But soon after the French Ports were frequented by the Dutch Navigation, we find the State of France begin to alter;He began his Reign in the year 1589, and Reigned till 1610. Next Lewis 13th, who died 1642, and since, the present Lewis the 14th. the said Henry the 4th, having reduced the Holy League, grew a Mighty Prince, added la Bresse, Bearne, and Basse Navarre to the Crown, and enjoyed a 10 years Peace, though at last Murthered. Lewis the 13th. was yet more powerful; besides the Reduction of the Huguenots, and of above 300 Walled Towns then in their hands, he added or revested to that Crown, the Dukedoms of Barre, and Lorrain, and other acquests in Germany, Italy, the Belgick Provinces, and other parts of the Spanish Dominions; in which, and in Italy, he was able at once to maintain five Royal Armies in the Field; keeping no less than 120000 Men in Pay and Action for many years together, besides his Garrisons; and yet is the Power of France since vastly increased, whereof every man is or has reason to be sensible. I shall refer the particular Consideration of it till the last Section.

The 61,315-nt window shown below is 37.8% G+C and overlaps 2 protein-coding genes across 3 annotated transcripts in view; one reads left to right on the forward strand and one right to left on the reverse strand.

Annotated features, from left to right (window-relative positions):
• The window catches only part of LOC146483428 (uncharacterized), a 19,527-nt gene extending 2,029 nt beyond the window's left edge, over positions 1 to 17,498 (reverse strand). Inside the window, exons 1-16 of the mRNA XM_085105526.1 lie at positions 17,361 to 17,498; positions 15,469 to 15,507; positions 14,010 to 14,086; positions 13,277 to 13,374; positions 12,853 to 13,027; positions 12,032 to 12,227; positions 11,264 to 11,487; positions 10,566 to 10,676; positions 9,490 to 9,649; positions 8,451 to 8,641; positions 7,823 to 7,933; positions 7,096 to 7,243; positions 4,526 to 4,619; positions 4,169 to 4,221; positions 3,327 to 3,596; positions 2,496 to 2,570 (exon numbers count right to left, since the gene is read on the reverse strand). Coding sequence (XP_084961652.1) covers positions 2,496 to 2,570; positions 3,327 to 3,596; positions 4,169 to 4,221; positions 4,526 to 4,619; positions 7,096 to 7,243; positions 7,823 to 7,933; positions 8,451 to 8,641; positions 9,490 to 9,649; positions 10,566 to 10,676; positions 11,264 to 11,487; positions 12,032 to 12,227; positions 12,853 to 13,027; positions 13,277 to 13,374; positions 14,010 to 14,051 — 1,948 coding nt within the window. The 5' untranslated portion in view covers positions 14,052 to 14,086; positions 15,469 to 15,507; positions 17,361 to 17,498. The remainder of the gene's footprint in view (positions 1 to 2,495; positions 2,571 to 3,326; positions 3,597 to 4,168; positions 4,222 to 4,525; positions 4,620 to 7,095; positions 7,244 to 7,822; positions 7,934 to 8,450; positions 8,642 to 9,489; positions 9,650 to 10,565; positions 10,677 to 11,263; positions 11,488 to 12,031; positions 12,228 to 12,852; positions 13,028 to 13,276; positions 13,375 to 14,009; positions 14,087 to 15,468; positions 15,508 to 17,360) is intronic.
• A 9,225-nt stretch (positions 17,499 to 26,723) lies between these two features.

In the mean time, I shall only add what I find in Dr. Heylin’s Book of Geography, p. 238, (who being to give an Accompt of the Revenue of that Countrey) tells us, ‘That Lewis the 11th gathered one Million and an half of Crowns, Francis the 1st. brought them to three Millions; his Successor Henry the 2d. to six; Charles the 9th. to seven; Henry the 3d. to ten; Henry the 4th. from two to five Millions, Sterling.’ This he attributes meerly to the more Despotical Power, and greater Tyranny of the later Princes; and might be so in some measure: For in the time of Charles the 7th. whilst in War with the English, there was an Act by the Three French Estates, that the King might raise Money in case of Necessity; which Power, ’tis likely, was not at first used so immoderately as it was after: However we cannot think Henry the 4th could leap from two Millions to five Millions Sterling, without a great Importation of Treasure, which does not grow on the Peoples backs like Wooll; the advance of the French Trade and Treasure being the true Reason, we may believe the Revenue of Lewis the 13th. was raised to more than double this, viz. Ten Millions Sterling; and that since it is doubled again, viz. Twenty Millions, (as good Judges of it as I can meet with say, ’tis now above Twenty Millions Sterling) For the Treasures of the World being drawn into France, as into a Gulf, must answerably advance that King’s Revenue, and diminish the Treasures of other Nations; which ’tis probable is partly the Cause that the Price of most Commodities in Europe are sunk; since according to the former Maxims, if there be less Money in the hands of other Trading Nations than before, they must and will buy for less.